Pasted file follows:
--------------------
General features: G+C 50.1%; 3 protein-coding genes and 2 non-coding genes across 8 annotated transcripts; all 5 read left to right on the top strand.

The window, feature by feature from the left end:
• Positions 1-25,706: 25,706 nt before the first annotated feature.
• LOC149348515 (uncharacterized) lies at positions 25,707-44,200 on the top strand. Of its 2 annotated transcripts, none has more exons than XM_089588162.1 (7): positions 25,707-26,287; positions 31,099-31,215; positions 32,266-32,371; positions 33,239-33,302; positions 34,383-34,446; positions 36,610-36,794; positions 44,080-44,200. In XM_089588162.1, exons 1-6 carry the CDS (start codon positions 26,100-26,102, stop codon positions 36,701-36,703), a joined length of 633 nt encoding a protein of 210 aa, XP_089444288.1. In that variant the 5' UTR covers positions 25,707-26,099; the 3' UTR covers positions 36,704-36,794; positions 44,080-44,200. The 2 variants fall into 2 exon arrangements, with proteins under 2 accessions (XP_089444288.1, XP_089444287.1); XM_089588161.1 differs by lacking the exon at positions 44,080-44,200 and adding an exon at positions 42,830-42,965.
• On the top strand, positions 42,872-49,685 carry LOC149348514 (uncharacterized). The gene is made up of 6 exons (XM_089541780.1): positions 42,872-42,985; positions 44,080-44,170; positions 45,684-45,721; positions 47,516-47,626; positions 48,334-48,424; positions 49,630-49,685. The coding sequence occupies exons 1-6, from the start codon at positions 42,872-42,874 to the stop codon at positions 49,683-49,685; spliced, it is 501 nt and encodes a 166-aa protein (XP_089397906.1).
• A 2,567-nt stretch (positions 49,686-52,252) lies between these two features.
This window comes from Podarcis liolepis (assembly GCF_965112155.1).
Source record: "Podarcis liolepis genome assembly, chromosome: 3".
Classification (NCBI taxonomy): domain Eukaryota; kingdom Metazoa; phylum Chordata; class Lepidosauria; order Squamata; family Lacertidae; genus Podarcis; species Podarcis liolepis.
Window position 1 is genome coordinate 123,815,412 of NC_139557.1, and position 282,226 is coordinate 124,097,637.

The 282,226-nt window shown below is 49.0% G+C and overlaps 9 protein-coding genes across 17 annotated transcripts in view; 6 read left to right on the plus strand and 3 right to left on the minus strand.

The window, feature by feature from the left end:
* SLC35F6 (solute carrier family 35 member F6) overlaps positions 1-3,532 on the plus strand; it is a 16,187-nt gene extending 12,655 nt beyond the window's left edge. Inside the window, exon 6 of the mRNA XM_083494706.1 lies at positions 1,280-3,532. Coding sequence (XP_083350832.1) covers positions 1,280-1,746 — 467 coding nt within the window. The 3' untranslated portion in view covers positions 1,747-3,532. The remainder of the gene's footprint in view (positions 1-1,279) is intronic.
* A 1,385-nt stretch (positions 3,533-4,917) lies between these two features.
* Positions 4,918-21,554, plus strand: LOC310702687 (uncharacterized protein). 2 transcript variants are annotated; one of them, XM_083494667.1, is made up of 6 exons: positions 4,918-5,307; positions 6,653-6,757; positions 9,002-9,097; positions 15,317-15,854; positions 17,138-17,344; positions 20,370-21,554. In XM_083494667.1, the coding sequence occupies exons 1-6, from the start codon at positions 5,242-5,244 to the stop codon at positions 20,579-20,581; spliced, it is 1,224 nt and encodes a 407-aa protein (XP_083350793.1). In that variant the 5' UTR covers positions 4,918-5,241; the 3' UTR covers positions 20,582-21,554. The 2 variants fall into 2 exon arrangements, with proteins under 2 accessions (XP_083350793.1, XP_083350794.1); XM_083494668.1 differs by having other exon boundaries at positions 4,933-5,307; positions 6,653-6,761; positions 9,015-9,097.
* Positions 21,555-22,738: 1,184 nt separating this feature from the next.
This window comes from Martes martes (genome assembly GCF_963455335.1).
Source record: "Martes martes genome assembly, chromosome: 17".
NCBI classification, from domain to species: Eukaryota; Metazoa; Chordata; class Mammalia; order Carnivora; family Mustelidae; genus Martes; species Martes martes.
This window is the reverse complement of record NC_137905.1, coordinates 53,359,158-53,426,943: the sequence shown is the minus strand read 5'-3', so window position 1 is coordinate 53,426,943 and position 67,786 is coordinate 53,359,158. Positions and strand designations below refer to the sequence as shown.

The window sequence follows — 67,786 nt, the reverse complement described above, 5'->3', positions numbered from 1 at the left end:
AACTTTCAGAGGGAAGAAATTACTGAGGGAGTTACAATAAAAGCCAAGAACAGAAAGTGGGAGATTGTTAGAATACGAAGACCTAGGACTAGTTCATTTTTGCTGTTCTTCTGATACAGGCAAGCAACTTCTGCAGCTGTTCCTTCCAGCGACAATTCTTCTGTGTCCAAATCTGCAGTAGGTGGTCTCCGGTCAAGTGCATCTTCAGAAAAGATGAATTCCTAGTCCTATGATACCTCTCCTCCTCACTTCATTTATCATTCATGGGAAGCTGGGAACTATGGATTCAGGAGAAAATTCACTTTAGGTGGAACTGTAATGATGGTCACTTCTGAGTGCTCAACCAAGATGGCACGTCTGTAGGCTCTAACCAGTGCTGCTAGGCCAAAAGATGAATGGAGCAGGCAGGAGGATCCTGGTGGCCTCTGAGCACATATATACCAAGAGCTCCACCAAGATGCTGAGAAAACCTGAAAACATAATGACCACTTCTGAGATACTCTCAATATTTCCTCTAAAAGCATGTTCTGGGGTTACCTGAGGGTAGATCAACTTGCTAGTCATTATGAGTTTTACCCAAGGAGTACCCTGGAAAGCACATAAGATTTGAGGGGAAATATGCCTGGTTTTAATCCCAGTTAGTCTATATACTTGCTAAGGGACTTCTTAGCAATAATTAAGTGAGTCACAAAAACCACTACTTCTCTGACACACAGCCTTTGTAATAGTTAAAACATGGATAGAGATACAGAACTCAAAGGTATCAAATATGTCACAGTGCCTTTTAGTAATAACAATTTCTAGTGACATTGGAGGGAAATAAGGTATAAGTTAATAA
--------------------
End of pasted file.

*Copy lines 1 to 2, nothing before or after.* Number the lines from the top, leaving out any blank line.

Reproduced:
General features: G+C 50.1%; 3 protein-coding genes and 2 non-coding genes across 8 annotated transcripts; all 5 read left to right on the top strand.

The window, feature by feature from the left end: